– I also finished editing the zine for my “Anime and Manga Studies” course this semester. One of the class assignments was for everyone to submit a zine page based on their research projects. Some of the students phoned it in (which kind of hurt my feelings, to be honest), but most of them created fantastic work. It took me a solid eleven hours to put the zine together, but it was worth the effort. I just submitted the file to Mixam this morning, and I should be able to give my students copies of the zine during the final week of class, when they’re scheduled to present their projects.

– I had a wonderful time participating in the “Remembering Isao Takahata, Co-Founder of Studio Ghibli” panel at Anime NYC this past weekend. The panel was sponsored by the Japan Foundation, who put a considerable amount of care into promoting it. As a result, the room was at its full capacity of 215 people. It was a great audience! My co-panelist, CJ Suzuki, is one of my favorite people, and it’s always a pleasure to work with him.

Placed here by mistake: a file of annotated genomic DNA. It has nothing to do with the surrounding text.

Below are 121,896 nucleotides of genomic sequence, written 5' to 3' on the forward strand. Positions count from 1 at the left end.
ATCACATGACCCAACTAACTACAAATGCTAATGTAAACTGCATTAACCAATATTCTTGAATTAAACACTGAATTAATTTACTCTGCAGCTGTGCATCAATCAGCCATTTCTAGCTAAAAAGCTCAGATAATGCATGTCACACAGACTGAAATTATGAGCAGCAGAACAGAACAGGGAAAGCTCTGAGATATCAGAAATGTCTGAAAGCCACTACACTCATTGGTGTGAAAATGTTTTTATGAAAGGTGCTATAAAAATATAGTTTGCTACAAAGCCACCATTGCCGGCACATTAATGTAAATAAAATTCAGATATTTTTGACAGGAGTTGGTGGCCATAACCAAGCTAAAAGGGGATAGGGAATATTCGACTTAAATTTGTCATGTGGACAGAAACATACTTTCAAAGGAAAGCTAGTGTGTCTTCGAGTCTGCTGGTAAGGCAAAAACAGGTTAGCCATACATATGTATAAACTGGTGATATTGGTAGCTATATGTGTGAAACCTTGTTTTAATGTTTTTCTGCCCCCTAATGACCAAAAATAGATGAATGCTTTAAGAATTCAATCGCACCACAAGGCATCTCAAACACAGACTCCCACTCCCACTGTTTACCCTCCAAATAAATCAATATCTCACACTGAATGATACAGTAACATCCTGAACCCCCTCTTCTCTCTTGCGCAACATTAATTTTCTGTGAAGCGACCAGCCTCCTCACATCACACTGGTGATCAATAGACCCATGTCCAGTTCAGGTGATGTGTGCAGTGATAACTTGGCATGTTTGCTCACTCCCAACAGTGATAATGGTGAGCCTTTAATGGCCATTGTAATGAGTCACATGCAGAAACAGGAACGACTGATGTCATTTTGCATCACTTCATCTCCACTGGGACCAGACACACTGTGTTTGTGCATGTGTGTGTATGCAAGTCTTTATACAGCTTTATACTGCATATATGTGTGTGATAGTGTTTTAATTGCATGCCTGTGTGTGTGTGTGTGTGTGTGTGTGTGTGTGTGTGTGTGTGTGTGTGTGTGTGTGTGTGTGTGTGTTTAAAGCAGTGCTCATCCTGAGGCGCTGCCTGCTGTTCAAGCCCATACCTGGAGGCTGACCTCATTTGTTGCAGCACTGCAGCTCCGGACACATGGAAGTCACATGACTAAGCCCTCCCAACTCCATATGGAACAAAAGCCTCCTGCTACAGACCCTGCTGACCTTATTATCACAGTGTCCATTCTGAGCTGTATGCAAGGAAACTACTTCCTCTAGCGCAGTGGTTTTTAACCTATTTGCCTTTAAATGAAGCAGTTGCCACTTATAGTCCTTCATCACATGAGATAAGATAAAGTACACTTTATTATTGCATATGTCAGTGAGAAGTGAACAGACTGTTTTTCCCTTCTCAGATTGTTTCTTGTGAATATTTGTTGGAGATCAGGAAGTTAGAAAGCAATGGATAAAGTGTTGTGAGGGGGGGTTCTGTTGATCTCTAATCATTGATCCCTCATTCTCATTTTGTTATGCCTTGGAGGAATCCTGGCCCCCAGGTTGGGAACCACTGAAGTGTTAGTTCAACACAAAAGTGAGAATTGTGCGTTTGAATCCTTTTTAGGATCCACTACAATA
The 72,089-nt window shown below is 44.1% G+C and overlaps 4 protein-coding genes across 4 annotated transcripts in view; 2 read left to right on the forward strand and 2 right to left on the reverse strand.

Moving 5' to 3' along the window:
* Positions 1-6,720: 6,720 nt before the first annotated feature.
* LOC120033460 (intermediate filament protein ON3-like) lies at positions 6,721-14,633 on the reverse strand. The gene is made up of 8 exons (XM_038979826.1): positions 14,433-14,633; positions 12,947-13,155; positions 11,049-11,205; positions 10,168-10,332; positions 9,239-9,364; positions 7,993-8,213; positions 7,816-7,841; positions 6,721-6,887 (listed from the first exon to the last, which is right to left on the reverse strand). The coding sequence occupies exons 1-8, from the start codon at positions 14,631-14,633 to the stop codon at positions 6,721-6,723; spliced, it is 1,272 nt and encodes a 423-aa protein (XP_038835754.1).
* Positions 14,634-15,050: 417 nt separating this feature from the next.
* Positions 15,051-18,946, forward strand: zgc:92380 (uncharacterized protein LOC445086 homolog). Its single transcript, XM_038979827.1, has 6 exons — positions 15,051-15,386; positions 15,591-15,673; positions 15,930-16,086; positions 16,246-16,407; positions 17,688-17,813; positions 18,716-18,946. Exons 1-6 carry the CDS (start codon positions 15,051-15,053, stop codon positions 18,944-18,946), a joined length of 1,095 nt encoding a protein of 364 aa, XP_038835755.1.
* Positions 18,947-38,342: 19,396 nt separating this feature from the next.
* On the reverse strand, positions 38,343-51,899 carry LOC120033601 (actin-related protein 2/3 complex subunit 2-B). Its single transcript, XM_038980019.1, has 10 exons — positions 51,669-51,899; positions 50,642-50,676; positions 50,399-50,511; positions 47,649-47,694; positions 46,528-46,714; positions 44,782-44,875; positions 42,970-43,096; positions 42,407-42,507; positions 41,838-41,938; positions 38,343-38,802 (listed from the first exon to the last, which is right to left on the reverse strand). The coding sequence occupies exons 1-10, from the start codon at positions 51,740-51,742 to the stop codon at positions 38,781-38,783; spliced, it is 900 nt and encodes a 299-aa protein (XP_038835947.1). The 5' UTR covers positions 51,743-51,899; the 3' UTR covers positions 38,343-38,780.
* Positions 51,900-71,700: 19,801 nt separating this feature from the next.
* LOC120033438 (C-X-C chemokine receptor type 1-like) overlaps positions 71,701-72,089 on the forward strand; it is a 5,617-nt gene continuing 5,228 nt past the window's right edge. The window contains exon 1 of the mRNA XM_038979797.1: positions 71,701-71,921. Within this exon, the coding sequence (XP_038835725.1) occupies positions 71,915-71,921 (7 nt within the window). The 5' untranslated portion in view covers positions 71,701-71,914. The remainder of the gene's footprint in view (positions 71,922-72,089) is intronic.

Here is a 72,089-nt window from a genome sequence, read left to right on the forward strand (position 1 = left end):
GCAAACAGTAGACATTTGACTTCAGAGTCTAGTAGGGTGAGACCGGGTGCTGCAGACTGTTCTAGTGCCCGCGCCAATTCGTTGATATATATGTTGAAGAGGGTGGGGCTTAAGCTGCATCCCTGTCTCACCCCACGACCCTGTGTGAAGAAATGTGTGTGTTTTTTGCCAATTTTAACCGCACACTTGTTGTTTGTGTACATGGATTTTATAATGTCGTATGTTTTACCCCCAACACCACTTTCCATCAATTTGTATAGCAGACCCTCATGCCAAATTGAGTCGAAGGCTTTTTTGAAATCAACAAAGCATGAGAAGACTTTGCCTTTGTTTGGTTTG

– As I was talking to people over the weekend, I played down the time and effort I put into researching and writing (and memorizing) this presentation, but I’ve actually been working on it since August. I’m considering editing all of my material into a blog post, but that may only happen next year.

– I also introduced a screening of the Takahata film My Neighbors the Yamadas at the Japan Society on Saturday evening. I can’t even begin to describe how incredible this was. I met and talked with so many smart and interesting people, and the experience renewed my sense of what exactly it is that I’m trying to accomplish by studying popular media. It’s not an exaggeration to say that the experience filled me with hope and determination!